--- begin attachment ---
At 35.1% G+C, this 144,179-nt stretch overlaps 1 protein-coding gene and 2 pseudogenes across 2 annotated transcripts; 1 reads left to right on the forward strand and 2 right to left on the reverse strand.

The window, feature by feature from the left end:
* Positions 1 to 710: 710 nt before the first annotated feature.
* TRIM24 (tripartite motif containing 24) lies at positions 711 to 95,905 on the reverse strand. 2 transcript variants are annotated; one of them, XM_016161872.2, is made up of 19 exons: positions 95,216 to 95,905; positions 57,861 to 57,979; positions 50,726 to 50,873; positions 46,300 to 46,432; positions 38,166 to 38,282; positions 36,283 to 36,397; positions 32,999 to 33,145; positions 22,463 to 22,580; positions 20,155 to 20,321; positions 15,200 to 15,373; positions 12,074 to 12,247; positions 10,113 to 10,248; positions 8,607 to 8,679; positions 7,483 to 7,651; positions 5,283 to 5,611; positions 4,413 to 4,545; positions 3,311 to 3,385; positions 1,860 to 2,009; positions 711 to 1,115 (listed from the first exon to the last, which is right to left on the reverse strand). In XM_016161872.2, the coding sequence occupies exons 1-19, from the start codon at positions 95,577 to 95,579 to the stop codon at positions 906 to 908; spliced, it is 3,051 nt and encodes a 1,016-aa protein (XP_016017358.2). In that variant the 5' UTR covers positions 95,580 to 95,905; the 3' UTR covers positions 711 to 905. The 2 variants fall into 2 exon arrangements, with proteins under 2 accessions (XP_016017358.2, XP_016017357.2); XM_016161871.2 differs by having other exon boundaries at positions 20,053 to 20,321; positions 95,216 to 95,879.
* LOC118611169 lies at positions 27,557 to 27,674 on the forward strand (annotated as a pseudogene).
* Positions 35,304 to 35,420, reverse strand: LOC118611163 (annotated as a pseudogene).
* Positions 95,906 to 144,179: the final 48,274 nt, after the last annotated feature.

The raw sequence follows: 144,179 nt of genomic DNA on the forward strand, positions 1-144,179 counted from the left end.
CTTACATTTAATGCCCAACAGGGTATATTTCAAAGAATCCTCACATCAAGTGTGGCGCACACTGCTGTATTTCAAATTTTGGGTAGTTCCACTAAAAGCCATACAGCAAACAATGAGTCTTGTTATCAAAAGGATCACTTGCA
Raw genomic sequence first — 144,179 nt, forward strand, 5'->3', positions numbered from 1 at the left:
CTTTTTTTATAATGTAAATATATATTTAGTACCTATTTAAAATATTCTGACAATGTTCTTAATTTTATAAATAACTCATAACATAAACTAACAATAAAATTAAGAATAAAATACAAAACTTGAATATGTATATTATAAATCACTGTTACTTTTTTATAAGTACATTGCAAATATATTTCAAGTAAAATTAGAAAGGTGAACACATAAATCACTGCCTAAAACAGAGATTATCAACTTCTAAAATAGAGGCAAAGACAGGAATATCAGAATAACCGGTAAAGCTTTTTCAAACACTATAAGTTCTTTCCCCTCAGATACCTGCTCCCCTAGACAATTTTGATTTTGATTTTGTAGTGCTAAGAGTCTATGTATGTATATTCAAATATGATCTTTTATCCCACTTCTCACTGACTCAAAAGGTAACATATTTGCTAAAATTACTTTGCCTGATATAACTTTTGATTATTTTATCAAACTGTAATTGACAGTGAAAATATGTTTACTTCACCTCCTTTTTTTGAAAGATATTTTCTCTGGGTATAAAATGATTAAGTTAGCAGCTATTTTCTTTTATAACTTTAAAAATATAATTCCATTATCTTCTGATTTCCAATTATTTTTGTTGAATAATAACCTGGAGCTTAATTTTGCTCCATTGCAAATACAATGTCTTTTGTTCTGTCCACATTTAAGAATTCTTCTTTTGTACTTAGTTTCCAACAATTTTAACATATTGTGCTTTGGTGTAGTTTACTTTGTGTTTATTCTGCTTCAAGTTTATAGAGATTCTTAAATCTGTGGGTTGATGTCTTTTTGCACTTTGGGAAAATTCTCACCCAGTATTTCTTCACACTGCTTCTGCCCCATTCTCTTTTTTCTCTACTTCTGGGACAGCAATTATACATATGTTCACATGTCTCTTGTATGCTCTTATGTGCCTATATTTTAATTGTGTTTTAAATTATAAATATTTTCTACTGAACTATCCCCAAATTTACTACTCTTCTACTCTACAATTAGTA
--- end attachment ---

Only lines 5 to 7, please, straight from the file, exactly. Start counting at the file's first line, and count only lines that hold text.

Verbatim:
* LOC118611169 lies at positions 27,557 to 27,674 on the forward strand (annotated as a pseudogene).
* Positions 35,304 to 35,420, reverse strand: LOC118611163 (annotated as a pseudogene).
* Positions 95,906 to 144,179: the final 48,274 nt, after the last annotated feature.